Student combines modeling with charity work


Shweta Gulati

Anthropology junior Schulyer Dale finds confidence and the inspiration for philanthropy through modeling. While she does not intend on becoming a professional model, Dale believes modeling has shaped her life in a positive manner. 

Samantha Grasso

At 21, anthropology junior and Austin-based model Schuyler Dale is older than the average model and keeps a busy schedule that prevents her from being fully immersed in the profession, but she doesn’t feel edged out.

The Austin modeling scene is more relaxed and supportive in comparison to those of bigger cities, according to Dale. 

“You’re not just disposable like how it is in New York and LA and other big cities,” Dale said. “Everybody really does care about everybody. It’s fun going to a [modeling] event because you know the people in the crowd want you to succeed. None of the other models want to see you fall on
your face.” 

Dale models in photo shoots and walks in runway events, and is managed under ButterFly Entertainment, an event production company created by UT alum Brianna Fleet. 

“I was introduced to [Dale] at one of our events by a mutual friend,” Fleet said. “She was supportive and worked well with the other models in a competitive atmosphere.”

After being signed to the production company in December 2012, Dale participated independently in the Top Austin Model 2013 competition. She ended up making the top 10 and was chosen as a Top Austin Model All Star. As an All Star, she helped train inexperienced models participating in Top Austin
Model 2014.

Dale said she had low self-esteem while growing up because she thought she was the “tall, lanky kid” in comparison to her peers. It was through constantly being photographed by her mother that Dale began to appreciate her physical qualities.  

“[My mom] was really big about being comfortable in yourself, so she would always just help me with my self-image and tell me to love who I am,” Dale said. “She was a big advocate for loving my pictures and what I look like. It helped me a lot just growing into myself.”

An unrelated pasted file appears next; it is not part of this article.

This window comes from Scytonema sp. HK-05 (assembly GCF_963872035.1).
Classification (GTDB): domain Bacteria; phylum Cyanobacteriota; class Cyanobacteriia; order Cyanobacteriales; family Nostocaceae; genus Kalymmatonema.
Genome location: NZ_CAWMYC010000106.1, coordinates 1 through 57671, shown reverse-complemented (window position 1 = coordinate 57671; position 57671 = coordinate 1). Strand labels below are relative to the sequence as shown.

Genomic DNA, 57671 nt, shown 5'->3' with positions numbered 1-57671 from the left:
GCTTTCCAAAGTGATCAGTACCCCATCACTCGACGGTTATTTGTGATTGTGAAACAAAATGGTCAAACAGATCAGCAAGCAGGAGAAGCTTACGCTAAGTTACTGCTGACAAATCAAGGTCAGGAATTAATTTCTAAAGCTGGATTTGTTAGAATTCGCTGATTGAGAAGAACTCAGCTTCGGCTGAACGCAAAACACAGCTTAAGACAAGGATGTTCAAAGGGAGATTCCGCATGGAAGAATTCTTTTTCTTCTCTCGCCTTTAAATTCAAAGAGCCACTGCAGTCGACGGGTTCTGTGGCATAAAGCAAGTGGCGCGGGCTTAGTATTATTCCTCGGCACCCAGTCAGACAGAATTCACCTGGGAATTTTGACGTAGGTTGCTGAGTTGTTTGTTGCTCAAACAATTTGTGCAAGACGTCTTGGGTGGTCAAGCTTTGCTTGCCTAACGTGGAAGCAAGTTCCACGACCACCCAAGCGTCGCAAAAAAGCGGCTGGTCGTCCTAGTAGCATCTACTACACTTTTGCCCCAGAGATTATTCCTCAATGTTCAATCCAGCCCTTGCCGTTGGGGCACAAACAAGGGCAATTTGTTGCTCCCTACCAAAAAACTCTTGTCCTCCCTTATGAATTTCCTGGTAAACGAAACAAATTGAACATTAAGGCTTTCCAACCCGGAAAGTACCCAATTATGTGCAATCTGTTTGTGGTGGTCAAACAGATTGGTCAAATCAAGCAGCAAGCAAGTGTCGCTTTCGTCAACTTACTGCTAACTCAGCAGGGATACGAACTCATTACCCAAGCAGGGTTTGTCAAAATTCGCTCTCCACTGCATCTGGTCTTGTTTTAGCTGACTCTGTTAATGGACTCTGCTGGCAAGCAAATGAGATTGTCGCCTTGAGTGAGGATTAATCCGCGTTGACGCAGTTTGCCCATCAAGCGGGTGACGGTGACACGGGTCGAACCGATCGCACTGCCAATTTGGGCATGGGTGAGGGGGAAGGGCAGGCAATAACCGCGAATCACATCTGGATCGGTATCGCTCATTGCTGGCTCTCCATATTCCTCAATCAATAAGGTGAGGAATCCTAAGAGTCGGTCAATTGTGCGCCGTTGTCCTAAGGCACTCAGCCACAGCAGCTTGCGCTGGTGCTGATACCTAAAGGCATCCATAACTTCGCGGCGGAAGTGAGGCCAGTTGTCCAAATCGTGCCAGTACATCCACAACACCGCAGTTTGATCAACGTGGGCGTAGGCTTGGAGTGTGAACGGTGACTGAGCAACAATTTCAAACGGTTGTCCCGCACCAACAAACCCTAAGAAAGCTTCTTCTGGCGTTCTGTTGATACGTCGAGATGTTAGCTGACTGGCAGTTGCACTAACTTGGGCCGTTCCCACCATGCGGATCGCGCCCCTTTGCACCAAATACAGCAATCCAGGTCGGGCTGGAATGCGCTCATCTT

In college, Dale used her height to her advantage and joined the UT women’s club volleyball team her freshman year. Shortly after, her coach suggested she get into contact with Fleet about modeling.

“A lot of people think that modeling is so shallow, but really it’s helped me a lot,” Dale said. “It helped me love who I am because I used to not really be very confident in myself. It helped me build myself up and almost forced me to be confident because you have to be confident in a picture. It just translated to being confident.” 

While Dale said modeling is time-consuming with Sunday runway events and magazine shoots for national publications, she’s been able to incorporate modeling into other aspects of her life. In November 2013, Dale hosted a fashion show and silent auction to fundraise for her participation in Texas 4000 and was able to raise $700 toward her goal of $4,500. Dale said she will ride for her friend Makenna Loerwald, who passed away this February after fighting Ewings Sarcoma for five years. 

“I didn’t know [Loerwald] personally but just seeing Schuyler in the pain that she was in really hurt me and the team,” Texas 4000 teammate Alex Webb said. “We wanted to be a support system for her because that’s what this organization is about. We wanted to be a rock for her because it’s so hard to
lose someone.” 

When she graduates next year, Dale plans to join the Peace Corps to complete the masters of international public health program. While she doesn’t see modeling as a prominent activity in her future, her time in front of the camera has sparked an interest in the role behind it.

“I want to document people’s lives,” Dale said. “I’ve grown up with my mom having a camera in front of her face. When I graduate, I don’t think I’m going to take [modeling] anywhere because I have other ways I want to take my life, but I know that I want to take pictures of other people.”